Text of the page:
Anybody who has been out riding their bike in Canberra will have noticed that more men cycle here than women. For every woman cycling in the ACT, there are two men. In English speaking countries this is quite normal, but in Europe women and men are just as likely to ride. That is what we call a cycling culture, and it could happen here as well if we invested our efforts.
The second part of this article will follow tomorrow.
Understanding why people cycle
The Propensity to Cycle Tool (PCT ) is an online, open source transport planning system from the UK. The work was initiated by the UK Government and involved a substantial amount of research into why people cycle to identify the factors that most likely to get people on bikes.
“The PCT was designed to assist transport planners and policy makers to prioritise investments and interventions to promote cycling. The PCT answers the question: ‘where is cycling currently common and where does cycling have the greatest potential to grow?’.”About the Propensity to Cycle Tool, http://www.pct.bike, accessed 25/8/2020
“The work was initially funded by the English Department for Transport (DfT) to create the National Propensity to Cycle Tool for England (2015-2017, with further funding in 2018-19).”About the Propensity to Cycle Tool, http://www.pct.bike, accessed 25/8/2020
Comparing cycling in England and the Netherlands
Travel to the Netherlands and you will notice that everybody rides there – in some towns as much as 75%. The Netherlands has a mature cycling culture, and they have been working on cycling since the oil crisis in the early ’70s.
A short distance away in the UK very few people cycle. London is only 357km away from Amsterdam, making the difference all the more remarkable.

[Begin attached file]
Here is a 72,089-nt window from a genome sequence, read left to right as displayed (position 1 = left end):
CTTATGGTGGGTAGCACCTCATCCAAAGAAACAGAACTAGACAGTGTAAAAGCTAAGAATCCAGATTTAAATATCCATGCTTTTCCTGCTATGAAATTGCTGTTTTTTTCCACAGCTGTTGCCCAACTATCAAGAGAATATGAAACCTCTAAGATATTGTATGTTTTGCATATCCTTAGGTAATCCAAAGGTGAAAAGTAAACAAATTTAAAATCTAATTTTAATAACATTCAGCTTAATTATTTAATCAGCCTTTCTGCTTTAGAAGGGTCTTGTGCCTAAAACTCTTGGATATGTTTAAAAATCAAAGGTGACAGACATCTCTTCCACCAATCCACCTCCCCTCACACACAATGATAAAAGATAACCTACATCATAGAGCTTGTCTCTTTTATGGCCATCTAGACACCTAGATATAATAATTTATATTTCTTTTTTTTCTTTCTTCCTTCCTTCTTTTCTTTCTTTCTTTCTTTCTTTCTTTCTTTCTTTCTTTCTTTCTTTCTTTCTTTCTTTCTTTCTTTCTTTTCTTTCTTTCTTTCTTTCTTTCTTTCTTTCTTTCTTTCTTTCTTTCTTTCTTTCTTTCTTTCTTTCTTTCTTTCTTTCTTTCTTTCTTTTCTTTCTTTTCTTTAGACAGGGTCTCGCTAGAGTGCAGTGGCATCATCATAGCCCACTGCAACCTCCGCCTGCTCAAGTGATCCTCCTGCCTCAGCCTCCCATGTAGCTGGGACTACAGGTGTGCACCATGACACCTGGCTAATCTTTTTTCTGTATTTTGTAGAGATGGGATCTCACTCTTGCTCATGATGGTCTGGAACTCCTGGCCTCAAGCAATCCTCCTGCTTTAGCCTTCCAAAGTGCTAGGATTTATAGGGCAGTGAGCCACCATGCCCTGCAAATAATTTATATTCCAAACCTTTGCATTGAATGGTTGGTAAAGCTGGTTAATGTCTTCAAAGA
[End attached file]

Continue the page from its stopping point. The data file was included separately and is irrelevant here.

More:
The PCT team compared their current circumstances (largely from the UK 2011 Census), and referred to them as the “baseline”, with that which is possible and normal in the Netherlands, which they call “Go Dutch”.
What they found
“People in the Netherlands make 26.7% of trips by bicycle, fifteen times higher than the figure of 1.7% in England. In addition, cycling in England is skewed towards younger, male cyclists. By contrast in the Netherlands cycling remains common into older age, and women are in fact slightly more likely to cycle than men”Propensity to Cycle Tool (PCT) – Additional FAQs, accessed 2/5/2020
The difference is best shown in the graphs. Men are much more likely to cycle than women in England. In the Netherlands, there is no real difference. Women are 20 to 80 times more likely to cycle in the Netherlands than in England.
Graph 1 and 2: The proportion of trips cycled in England and Netherlands stratified by age and sex
Graph 3: The ratio of cycle mode share in the Netherlands versus England, stratified by age and sex
Potential for cycling
The cultures in the UK and Netherlands are generally not that dissimilar due to their close ties over hundreds of years. Their cycling cultures, however, are quite different. The UK believes that it is possible to increase cycling participation significantly, and sets the Netherlands as the standard of what is achievable.
In the ACT there is also a huge potential for improvement. Much can be learnt from the research done for the PCT.